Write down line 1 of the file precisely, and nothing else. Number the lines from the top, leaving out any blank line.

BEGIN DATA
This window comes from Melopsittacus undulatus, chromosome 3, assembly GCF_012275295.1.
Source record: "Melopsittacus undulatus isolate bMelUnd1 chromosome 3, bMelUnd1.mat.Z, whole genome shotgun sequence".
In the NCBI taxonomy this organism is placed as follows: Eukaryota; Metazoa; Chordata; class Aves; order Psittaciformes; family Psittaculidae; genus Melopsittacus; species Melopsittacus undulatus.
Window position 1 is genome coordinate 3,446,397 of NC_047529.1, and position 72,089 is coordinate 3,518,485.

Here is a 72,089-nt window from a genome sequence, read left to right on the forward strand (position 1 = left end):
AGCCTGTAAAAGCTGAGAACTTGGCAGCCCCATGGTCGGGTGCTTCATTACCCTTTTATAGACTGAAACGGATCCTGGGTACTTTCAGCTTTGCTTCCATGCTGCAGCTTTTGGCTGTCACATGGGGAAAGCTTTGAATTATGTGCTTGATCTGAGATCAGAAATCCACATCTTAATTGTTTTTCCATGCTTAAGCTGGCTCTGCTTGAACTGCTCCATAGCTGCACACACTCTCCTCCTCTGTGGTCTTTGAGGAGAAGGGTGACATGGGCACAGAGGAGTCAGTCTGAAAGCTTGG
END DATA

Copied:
This window comes from Melopsittacus undulatus, chromosome 3, assembly GCF_012275295.1.